In professional life, there is always a need for a meeting. When there is a meeting involved, there are always two opinions about it. Meetings waste a lot of time. There are many people called into a meeting where most of them are irrelevant. There are scores of articles written about how to organize and conduct meetings. As I have nothing new to add on that subject, I will stay away from such topics. At the same time, I would like to address a misconception about the action items generated in a meeting.
Recently, I was in a meeting with a group of people. In the current scenario where remote collaboration is becoming not only necessary but also attractive, the meeting was a teleconference. Pappettan was in the room along with me and several others. One of our colleagues joined late. By the time our fellow member came into the meeting, we had finished all the major items.
One of us: *with a smile* Welcome.
Late Arrival: *sounding apologetic* I am sorry. I got caught up in something else.
One of us: *hiding the smirk* We are finishing up the meeting.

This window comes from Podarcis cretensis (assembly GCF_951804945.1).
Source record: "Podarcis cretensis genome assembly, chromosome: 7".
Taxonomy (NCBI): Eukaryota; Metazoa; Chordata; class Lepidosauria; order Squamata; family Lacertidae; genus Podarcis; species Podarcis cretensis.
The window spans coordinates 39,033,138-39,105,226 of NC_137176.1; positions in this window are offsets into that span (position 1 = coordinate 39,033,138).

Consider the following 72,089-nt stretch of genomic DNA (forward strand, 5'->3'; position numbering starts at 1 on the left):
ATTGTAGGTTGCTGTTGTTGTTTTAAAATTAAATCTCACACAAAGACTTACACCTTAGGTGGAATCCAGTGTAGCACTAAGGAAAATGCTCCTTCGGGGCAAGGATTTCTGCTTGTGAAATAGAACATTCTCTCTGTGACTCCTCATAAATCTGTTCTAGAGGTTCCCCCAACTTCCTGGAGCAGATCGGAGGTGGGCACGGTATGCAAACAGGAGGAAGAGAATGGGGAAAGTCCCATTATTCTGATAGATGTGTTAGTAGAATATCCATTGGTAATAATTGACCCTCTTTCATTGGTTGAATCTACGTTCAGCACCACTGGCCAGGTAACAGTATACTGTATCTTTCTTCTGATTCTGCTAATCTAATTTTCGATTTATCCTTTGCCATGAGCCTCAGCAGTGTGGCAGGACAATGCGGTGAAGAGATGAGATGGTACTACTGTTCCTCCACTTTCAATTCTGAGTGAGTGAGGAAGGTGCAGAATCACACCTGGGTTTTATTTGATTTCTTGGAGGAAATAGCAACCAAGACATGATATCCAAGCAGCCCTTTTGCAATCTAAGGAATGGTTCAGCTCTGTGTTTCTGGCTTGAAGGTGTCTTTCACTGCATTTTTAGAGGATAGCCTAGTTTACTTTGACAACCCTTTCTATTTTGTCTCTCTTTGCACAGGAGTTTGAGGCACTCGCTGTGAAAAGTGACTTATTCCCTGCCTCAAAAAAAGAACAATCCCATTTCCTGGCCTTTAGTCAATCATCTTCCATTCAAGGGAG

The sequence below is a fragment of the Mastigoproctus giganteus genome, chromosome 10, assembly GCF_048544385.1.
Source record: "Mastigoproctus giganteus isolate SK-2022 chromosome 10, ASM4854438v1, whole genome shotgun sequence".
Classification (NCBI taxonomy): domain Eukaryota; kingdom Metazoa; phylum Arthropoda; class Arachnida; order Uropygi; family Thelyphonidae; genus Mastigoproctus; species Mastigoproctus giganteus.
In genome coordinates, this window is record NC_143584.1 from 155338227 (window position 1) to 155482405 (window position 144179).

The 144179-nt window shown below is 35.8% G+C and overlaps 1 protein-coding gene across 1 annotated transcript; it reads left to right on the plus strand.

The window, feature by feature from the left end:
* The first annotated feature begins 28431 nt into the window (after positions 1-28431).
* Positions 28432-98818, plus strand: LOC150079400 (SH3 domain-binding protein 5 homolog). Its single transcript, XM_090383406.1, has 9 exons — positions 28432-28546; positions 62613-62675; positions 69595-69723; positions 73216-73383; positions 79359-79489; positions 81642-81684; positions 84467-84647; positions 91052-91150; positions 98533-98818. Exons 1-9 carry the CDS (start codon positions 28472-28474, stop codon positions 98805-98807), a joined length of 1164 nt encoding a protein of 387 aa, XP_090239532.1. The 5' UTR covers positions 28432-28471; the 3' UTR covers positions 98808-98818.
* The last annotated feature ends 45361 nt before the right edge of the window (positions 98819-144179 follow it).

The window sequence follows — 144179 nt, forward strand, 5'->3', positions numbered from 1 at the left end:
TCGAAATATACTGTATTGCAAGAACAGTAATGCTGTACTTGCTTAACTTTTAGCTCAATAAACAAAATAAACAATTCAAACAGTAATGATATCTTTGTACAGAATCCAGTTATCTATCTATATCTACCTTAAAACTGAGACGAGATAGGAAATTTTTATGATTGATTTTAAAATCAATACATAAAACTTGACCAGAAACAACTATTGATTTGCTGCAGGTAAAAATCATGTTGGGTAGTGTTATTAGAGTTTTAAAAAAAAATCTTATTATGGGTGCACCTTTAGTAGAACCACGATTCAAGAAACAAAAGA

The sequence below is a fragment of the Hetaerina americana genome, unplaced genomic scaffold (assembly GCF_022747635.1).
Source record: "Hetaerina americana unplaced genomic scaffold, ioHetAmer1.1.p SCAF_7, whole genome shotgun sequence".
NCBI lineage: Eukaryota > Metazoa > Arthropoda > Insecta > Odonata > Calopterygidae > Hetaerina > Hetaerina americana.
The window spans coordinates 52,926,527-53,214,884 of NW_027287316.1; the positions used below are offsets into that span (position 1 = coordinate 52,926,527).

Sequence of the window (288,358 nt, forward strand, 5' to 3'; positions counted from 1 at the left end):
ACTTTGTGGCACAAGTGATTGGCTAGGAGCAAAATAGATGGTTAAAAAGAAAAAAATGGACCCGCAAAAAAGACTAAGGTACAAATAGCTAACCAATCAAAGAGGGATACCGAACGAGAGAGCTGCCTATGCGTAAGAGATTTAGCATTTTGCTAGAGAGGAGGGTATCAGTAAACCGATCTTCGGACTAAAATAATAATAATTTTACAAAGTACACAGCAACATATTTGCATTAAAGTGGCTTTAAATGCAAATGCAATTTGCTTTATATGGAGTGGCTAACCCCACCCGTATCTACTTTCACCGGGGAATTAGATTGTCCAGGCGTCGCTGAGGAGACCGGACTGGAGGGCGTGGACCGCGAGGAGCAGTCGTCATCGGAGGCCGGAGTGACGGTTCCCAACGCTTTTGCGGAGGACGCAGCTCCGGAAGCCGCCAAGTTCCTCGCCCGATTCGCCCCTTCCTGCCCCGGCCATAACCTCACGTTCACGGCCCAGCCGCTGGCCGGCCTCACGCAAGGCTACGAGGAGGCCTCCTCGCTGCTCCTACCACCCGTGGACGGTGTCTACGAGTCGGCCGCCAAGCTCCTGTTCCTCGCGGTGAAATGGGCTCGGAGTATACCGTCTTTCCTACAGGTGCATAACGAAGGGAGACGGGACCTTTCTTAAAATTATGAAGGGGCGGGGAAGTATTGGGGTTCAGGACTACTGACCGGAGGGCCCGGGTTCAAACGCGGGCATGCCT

Late Arrival: *disappointed* Oh!
One of us: *seriously* There are a few action items. You are the owner of the majority of them.
Late Arrival: *slightly agitated* Because I wasn't there, it was convenient to put all actions on me.
As soon as the late arrival completes the statement, all of us become quiet. We realized we had touched a raw nerve. None of us were sure how to tackle the situation. At this point, Pappettan took charge effortlessly.
Pappettan: *chuckles* Hello Late Arrival. I am Pappettan.
Late Arrival: *silent and tensed*
Pappettan: *explains as gently as possible* There were action items on us too. But since we were in the meeting, we could address them immediately and close them.
Late Arrival: *silent*
Pappettan: *continues calmly* Since you were away, we parked it. Now that you are here, you can close them like we did.
Photo Courtesy: Office Now